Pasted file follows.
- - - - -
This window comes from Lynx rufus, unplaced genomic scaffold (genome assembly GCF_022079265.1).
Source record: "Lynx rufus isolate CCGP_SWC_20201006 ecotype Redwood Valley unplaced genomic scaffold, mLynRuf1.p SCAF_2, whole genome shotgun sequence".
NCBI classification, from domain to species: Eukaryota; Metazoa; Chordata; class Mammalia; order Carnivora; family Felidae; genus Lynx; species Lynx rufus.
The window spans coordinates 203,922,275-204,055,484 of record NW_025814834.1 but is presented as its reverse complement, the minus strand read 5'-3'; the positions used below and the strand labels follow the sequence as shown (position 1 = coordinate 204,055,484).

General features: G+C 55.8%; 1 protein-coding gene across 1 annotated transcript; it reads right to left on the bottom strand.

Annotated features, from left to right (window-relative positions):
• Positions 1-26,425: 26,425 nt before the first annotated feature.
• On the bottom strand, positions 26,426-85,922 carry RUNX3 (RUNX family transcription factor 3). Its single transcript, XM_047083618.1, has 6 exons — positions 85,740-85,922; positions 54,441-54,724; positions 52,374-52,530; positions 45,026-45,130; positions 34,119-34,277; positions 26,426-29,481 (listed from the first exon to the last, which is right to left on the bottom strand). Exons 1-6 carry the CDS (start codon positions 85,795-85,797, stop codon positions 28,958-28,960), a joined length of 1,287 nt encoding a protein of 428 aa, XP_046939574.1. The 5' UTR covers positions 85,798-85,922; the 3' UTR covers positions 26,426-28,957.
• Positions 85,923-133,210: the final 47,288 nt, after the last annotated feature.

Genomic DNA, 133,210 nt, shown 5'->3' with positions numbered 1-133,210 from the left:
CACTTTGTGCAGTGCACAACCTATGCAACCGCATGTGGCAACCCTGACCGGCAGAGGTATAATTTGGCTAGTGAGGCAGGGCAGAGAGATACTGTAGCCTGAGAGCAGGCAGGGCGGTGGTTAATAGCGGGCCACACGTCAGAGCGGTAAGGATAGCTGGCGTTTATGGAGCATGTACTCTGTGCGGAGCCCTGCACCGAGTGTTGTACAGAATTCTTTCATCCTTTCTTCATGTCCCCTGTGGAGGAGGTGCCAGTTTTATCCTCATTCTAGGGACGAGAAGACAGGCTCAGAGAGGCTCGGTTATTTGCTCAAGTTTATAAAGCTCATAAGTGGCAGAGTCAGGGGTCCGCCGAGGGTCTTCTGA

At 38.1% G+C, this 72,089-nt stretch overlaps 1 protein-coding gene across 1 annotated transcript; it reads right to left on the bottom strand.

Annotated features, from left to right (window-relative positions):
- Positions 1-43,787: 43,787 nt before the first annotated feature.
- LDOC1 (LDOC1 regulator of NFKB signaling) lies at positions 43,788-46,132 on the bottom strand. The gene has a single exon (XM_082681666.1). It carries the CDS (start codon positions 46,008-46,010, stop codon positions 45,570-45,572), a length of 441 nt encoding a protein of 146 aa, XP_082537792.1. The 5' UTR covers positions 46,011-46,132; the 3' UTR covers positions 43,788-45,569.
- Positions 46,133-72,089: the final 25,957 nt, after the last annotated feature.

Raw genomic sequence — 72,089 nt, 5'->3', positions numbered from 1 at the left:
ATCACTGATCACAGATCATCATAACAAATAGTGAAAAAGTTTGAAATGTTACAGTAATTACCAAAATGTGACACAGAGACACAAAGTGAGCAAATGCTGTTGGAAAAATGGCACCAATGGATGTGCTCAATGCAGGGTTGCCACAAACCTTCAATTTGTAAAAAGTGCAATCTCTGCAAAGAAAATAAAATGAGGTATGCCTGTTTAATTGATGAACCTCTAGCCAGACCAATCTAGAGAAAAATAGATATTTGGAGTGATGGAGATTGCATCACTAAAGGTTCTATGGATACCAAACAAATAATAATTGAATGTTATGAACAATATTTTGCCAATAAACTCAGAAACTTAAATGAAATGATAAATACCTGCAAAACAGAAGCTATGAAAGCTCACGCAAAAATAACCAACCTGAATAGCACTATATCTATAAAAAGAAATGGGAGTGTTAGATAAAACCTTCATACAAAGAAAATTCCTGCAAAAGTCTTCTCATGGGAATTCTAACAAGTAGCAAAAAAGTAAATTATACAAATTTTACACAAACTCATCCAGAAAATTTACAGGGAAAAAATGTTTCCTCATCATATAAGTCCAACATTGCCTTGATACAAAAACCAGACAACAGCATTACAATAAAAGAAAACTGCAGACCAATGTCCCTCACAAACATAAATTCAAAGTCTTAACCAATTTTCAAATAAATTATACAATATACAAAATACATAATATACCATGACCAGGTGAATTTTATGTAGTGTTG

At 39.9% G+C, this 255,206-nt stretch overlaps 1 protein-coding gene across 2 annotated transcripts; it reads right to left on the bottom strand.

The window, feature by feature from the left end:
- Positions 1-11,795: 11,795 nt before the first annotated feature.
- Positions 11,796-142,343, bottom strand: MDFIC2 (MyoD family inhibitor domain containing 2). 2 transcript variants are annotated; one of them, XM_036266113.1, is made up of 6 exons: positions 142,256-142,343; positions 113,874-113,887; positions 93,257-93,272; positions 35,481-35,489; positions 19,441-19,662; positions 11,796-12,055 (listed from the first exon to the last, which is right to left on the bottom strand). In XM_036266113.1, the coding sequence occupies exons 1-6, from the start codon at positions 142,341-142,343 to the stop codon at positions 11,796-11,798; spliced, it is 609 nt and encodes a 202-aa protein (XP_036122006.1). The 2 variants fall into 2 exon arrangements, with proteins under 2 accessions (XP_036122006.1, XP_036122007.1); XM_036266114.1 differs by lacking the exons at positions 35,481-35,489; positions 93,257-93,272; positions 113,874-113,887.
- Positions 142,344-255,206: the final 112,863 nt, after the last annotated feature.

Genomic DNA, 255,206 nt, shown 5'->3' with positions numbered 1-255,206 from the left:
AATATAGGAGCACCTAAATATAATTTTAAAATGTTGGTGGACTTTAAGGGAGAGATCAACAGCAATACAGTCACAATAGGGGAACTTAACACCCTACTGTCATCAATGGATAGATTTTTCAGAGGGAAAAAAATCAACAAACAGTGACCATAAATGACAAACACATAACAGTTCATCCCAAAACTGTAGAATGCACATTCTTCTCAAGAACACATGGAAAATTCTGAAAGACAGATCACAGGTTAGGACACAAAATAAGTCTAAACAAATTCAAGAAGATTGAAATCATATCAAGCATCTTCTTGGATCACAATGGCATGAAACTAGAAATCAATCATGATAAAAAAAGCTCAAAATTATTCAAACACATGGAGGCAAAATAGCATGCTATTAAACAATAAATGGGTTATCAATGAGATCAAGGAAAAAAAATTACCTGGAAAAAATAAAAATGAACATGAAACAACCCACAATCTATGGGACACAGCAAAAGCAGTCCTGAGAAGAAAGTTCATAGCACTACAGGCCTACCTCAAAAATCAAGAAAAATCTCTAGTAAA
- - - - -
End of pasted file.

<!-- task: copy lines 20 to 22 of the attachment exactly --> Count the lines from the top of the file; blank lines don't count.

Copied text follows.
The window, feature by feature from the left end:
- Positions 1-11,795: 11,795 nt before the first annotated feature.
- Positions 11,796-142,343, bottom strand: MDFIC2 (MyoD family inhibitor domain containing 2). 2 transcript variants are annotated; one of them, XM_036266113.1, is made up of 6 exons: positions 142,256-142,343; positions 113,874-113,887; positions 93,257-93,272; positions 35,481-35,489; positions 19,441-19,662; positions 11,796-12,055 (listed from the first exon to the last, which is right to left on the bottom strand). In XM_036266113.1, the coding sequence occupies exons 1-6, from the start codon at positions 142,341-142,343 to the stop codon at positions 11,796-11,798; spliced, it is 609 nt and encodes a 202-aa protein (XP_036122006.1). The 2 variants fall into 2 exon arrangements, with proteins under 2 accessions (XP_036122006.1, XP_036122007.1); XM_036266114.1 differs by lacking the exons at positions 35,481-35,489; positions 93,257-93,272; positions 113,874-113,887.